The European Union on Monday imposed sanctions on four Chinese officials accused of responsibility for abuses against Uighur Muslims in a raft of measures targeting alleged human rights offenders around the world, despite warnings that Beijing could retaliate.
The four are senior officials in the northwest region of Xinjiang.
The sanctions involve a freeze on their assets in the EU and a ban on them traveling in the bloc. European citizens and companies are not permitted to provide them with financial assistance.
China at first denied the existence of camps for detaining Uighurs in Xinjiang but has since described them as centers to provide job training and reeducate those exposed to radical jihadi thinking. Officials deny all charges of human rights abuses there.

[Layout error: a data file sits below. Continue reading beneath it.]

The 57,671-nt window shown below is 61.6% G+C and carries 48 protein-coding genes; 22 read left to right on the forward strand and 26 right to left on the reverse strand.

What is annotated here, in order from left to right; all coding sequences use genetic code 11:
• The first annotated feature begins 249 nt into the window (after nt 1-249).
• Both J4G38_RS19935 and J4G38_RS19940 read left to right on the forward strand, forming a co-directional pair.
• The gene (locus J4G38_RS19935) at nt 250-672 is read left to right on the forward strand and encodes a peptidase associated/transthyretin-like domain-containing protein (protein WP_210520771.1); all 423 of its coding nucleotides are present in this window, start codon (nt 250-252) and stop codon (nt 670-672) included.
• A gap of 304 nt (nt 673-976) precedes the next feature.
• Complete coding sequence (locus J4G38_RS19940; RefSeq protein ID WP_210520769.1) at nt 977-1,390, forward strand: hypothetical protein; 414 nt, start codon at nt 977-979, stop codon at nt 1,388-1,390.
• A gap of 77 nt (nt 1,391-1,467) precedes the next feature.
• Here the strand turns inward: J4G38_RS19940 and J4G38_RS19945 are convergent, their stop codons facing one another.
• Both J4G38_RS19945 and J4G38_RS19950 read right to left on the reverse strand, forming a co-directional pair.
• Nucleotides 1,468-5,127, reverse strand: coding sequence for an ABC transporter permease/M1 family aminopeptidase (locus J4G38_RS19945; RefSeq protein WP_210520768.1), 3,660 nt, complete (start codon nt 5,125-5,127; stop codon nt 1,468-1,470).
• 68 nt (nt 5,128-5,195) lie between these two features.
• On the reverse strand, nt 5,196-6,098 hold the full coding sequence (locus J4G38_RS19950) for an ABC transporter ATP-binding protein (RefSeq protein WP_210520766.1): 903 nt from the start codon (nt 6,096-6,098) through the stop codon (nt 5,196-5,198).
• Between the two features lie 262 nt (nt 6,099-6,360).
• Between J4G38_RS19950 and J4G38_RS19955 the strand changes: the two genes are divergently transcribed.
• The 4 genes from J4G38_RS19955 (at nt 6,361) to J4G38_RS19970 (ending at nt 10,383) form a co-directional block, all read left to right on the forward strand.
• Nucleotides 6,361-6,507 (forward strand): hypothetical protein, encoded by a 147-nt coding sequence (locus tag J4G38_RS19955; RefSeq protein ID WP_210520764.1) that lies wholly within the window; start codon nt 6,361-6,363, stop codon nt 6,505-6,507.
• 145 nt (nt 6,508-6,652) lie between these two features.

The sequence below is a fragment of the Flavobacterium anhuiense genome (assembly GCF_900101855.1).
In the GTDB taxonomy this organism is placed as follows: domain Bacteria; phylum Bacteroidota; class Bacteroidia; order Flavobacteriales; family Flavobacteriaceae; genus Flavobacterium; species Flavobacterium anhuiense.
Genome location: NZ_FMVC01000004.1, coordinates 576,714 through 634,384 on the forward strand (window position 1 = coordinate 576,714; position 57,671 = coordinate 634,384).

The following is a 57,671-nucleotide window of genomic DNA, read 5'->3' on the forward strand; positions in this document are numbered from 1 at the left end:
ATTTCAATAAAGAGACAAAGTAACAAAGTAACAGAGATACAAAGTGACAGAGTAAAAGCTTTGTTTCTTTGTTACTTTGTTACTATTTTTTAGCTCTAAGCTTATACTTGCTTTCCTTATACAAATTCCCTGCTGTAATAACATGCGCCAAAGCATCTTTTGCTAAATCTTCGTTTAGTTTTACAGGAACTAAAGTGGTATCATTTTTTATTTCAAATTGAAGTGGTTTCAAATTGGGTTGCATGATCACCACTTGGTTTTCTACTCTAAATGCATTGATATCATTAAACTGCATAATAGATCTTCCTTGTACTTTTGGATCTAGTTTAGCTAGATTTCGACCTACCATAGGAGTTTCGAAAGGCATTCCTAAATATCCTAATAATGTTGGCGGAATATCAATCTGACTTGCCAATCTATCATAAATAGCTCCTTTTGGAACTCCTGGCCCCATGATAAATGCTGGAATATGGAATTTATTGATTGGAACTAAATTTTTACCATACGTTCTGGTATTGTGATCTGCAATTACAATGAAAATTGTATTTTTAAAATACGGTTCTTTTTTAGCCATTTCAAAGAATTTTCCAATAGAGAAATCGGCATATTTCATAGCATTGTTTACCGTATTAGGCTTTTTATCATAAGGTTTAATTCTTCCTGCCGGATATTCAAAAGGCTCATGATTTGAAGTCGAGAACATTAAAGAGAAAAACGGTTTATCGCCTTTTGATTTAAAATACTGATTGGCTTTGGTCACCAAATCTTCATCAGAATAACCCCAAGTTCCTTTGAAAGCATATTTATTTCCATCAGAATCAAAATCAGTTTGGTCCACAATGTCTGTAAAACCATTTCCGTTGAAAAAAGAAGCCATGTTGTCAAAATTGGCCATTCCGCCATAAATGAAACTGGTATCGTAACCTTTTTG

Xinjiang had been a hotbed of anti-government violence, but Beijing claims its massive security crackdown brought peace in recent years.
Last week, China‘s ambassador to the EU, Zhang Ming, suggested that Beijing would retaliate.
“We want dialogue, not confrontation. We ask the EU side to think twice. If some insist on confrontation, we will not back down, as we have no options other than fulfilling our responsibilities to the people in our country,” he said.
The new EU sanction system is similar to the Magnitsky Act — Obama-era legislation that authorizes the U.S. government to sanction those it sees as human rights offenders, freeze their assets and ban them from entering the United States.